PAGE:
Worst Drops: Fred Davis for the offense. A third-quarter pass from Griffin was right in his hands. Brian Orakpo for the defense. A fourth-quarter pass from Drew Brees was right in his hands.
Best Catch: Graham’s one-handed grab over the middle in the first half was absurd. Yes, he plays for the Saints, but it was the best catch in the game, and it had people wondering how the Redskins would deal with him. Answer: just score 40 points, no big deal.
Best Other Debut: Aside from Griffin and Garcon, how about Billy Cundiff? The team’s new placekicker, who had all of one preseason game with Washington, was 4-for-4 on field goals, all from at least 37 yards. He also had six touchbacks; on two other kickoffs that were returned, the Saints failed to reach the 20.
(Second)-Best Griffin: Cedric Griffin took a lot of heat during the preseason, but he made a crucial play on Sunday, stripping Marques Colston as the Saints receiver headed inside the 10-yard line. He also blanketed Colston during a third-quarter pass down the sidelines, and broke up a pass to Joe Morgan in the end zone.
Worst Momentum Changer: Everything was going Washington’s way when they prepared for their first punt late in the first half. A blocked punt returned for a touchdown turned a 13-point game into a one-possession game, and got the crowd back into it. Though I guess that momentum didn’t result in much of anything.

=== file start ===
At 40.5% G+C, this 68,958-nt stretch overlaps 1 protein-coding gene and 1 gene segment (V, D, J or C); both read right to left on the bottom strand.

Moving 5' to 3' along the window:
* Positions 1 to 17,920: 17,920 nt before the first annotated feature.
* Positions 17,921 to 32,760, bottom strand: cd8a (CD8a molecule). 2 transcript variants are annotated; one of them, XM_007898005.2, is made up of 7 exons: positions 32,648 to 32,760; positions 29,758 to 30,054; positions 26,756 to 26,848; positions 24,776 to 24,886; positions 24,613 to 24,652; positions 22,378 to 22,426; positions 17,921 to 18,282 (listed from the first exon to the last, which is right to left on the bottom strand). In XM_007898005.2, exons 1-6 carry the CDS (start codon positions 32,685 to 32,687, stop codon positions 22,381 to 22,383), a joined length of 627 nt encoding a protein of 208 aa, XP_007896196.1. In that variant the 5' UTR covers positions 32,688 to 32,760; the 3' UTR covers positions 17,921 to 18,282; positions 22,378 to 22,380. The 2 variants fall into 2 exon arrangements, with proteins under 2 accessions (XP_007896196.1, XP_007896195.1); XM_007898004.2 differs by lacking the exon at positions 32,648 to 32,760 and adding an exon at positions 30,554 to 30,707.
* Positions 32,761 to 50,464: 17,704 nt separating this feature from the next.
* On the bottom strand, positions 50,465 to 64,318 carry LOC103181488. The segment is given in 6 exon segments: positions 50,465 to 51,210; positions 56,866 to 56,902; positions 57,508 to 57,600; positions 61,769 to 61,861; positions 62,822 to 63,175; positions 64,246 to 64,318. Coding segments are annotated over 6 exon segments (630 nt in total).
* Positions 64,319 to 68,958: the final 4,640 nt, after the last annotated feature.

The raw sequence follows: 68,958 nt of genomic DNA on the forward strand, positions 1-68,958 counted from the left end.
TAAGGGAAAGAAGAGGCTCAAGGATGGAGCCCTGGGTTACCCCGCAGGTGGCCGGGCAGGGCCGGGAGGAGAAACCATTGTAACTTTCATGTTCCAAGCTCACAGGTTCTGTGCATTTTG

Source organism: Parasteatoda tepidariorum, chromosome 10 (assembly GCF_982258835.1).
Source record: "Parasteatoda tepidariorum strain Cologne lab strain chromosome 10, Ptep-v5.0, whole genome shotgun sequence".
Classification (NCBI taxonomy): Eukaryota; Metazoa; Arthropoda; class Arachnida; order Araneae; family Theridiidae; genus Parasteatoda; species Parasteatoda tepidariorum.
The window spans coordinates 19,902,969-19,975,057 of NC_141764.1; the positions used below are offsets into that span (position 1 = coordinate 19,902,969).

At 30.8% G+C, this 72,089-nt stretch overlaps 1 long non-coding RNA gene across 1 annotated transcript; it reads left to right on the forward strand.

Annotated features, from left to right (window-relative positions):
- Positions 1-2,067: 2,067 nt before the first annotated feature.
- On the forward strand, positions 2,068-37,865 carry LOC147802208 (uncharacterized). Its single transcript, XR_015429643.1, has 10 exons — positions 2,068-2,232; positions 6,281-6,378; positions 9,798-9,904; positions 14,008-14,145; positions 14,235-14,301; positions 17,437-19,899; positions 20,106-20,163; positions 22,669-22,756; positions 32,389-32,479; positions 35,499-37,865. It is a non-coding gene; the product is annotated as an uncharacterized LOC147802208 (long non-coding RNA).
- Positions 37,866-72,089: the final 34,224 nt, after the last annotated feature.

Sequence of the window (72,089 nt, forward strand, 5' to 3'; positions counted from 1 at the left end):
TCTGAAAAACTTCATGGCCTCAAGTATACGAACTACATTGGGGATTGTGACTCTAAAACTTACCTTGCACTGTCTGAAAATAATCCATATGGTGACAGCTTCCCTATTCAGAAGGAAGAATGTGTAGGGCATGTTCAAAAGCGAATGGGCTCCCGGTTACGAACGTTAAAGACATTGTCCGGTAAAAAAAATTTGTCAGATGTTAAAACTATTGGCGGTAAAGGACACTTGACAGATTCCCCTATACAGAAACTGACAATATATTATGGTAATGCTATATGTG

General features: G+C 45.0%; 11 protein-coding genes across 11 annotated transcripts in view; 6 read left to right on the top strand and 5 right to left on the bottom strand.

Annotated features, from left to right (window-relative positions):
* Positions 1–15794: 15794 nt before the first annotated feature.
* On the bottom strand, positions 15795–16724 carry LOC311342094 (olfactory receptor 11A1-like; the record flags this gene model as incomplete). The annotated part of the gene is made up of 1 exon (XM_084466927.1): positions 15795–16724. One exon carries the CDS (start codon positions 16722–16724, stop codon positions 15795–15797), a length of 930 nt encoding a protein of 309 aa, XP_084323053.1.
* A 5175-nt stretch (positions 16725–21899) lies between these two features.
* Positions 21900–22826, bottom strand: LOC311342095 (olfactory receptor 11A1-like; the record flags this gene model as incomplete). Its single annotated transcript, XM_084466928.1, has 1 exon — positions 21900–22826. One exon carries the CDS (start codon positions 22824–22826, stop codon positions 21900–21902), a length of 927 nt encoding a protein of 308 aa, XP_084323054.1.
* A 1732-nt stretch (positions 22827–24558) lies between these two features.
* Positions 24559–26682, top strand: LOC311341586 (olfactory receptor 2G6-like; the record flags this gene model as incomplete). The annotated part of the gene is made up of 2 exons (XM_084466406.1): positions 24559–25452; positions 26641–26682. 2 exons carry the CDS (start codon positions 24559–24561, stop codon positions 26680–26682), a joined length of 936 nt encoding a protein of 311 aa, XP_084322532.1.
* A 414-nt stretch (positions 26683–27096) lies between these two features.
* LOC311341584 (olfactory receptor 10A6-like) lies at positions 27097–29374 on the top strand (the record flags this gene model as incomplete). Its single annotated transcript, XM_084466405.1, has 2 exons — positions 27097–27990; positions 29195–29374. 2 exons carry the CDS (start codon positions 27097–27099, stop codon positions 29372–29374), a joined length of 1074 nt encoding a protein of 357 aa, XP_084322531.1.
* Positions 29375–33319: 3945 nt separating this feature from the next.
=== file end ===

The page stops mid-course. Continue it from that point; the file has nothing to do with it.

Worst Commentary: “This is shocking to me to see in a Danny Smith-coached team,” Daryl Johnston said, after that blocked punt. I mean, I don’t have the stats in front of me, but I’m pretty sure the Redskins had 5,000 kicks blocked last season.
Best Defensive Play: London Fletcher, now 90 years old and living part-time in a nursing home, showed some young-man speed on a crucial 3rd-and-goal, arriving in time to break up a pass to Darren Sproles, a man 65 years his junior.
Worst Mixed Feet: At the worst possible time, Griffin and Morris tangled feet late in the fourth quarter, leading to a nine-yard loss and, ultimately, a punt.
Worst Penalty, Part I: No late hits from safety LaRon Landry? Fine, let’s replace those with late hits from safety DeJon Gomes. Giving 15 yards and a first down to Drew Brees seems like a poor idea. Gomes’s first-quarter hit extended a New Orleans drive and led to the Saints’ first touchdown.
Worst Penalty, Part II: Jarvis Jenkins turned a Saints 2nd-and-20 into a first down with an illegal hands to the face in the third quarter. The Saints drove for a field goal after the call.
Worst Blunder: The Saints negated a Redskins punt with 12 men on the field late in the third quarter. That’s something losing teams do. They also committed 12 penalties for 107 yards, although the Redskins were penalized 12 times for 127 yards.
Worst Preseason Storyline: Hey, it’s early, but the preseason storyline — in my mind, too — was offensive line, offensive line, offensive line. That will not be the storyline after week 1.
Best Turnover Ratio: The Saints had two turnovers. The Redskins had zero. Repeat: the Washington Redskins did not turn the ball over. Not once. The team had turned the ball over at least once in 30 straight games, which was the longest streak in the NFL.
Worst Media Momentum:Uh, remember the first-place Washington Nationals? Yeah. It’ll be ok in the playoffs, but until then, good luck guys.
Best Amazing Recovery of a Fumble Leading to an Amazing Rugby Punt That Was Called Back Due to Illegal Touching: Sav Rocca.
Best Debut: Stephen Strasburg or Robert Griffin III? Honestly, I’m not sure. And I never thought it would be a question.
(Many thanks to Post contributor Neil Greenberg for many of these stats.)